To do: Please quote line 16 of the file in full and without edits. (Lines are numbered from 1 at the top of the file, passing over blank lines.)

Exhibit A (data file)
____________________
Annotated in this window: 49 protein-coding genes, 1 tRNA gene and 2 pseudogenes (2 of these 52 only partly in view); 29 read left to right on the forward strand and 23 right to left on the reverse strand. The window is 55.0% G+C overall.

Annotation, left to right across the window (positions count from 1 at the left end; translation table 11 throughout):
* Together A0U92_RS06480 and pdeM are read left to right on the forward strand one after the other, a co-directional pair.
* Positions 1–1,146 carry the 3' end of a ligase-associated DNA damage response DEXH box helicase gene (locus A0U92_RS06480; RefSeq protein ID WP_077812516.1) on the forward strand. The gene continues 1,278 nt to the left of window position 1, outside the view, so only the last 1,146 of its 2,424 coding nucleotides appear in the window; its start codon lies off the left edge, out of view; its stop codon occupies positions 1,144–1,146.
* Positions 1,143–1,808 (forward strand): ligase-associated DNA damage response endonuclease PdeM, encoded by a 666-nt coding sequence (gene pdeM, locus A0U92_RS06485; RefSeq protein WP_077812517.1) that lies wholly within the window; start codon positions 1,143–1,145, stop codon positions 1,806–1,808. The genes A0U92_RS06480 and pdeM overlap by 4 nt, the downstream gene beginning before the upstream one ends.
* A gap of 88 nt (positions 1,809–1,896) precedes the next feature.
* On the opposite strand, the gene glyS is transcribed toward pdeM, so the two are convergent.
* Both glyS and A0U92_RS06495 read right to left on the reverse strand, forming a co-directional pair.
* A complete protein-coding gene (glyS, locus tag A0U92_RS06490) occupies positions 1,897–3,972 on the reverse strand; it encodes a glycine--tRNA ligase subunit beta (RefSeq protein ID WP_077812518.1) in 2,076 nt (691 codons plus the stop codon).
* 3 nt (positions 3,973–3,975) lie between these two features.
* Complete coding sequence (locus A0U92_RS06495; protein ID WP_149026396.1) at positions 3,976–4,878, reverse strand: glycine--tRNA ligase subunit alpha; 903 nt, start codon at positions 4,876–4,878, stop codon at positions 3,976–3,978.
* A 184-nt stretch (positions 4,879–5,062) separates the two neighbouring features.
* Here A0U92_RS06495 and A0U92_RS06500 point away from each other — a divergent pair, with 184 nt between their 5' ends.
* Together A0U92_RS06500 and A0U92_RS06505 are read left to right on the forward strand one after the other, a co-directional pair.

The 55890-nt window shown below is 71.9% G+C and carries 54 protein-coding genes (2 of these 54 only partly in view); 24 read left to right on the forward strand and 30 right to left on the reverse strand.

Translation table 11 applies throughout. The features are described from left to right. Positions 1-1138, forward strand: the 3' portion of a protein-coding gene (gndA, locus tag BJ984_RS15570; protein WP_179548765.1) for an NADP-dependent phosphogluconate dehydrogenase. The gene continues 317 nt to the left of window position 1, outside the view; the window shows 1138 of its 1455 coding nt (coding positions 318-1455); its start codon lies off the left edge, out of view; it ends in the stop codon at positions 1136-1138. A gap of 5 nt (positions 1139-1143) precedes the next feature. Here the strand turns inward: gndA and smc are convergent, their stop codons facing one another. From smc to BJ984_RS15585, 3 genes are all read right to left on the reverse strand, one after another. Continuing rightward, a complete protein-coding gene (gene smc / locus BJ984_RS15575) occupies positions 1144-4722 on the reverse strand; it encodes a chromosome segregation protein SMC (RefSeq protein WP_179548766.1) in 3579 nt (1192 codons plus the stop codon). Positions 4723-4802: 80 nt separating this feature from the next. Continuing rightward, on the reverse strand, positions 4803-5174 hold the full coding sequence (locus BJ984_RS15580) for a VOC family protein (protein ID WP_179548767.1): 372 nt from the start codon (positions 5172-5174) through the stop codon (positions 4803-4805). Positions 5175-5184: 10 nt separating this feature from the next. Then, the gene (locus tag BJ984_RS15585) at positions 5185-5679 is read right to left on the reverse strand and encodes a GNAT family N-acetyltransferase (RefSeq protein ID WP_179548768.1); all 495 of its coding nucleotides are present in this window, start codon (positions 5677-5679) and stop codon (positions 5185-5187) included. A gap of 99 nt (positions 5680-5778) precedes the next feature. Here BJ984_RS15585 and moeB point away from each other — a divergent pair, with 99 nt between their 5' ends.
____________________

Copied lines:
Translation table 11 applies throughout. The features are described from left to right. Positions 1-1138, forward strand: the 3' portion of a protein-coding gene (gndA, locus tag BJ984_RS15570; protein WP_179548765.1) for an NADP-dependent phosphogluconate dehydrogenase. The gene continues 317 nt to the left of window position 1, outside the view; the window shows 1138 of its 1455 coding nt (coding positions 318-1455); its start codon lies off the left edge, out of view; it ends in the stop codon at positions 1136-1138. A gap of 5 nt (positions 1139-1143) precedes the next feature. Here the strand turns inward: gndA and smc are convergent, their stop codons facing one another. From smc to BJ984_RS15585, 3 genes are all read right to left on the reverse strand, one after another. Continuing rightward, a complete protein-coding gene (gene smc / locus BJ984_RS15575) occupies positions 1144-4722 on the reverse strand; it encodes a chromosome segregation protein SMC (RefSeq protein WP_179548766.1) in 3579 nt (1192 codons plus the stop codon). Positions 4723-4802: 80 nt separating this feature from the next. Continuing rightward, on the reverse strand, positions 4803-5174 hold the full coding sequence (locus BJ984_RS15580) for a VOC family protein (protein ID WP_179548767.1): 372 nt from the start codon (positions 5172-5174) through the stop codon (positions 4803-4805). Positions 5175-5184: 10 nt separating this feature from the next. Then, the gene (locus tag BJ984_RS15585) at positions 5185-5679 is read right to left on the reverse strand and encodes a GNAT family N-acetyltransferase (RefSeq protein ID WP_179548768.1); all 495 of its coding nucleotides are present in this window, start codon (positions 5677-5679) and stop codon (positions 5185-5187) included. A gap of 99 nt (positions 5680-5778) precedes the next feature. Here BJ984_RS15585 and moeB point away from each other — a divergent pair, with 99 nt between their 5' ends.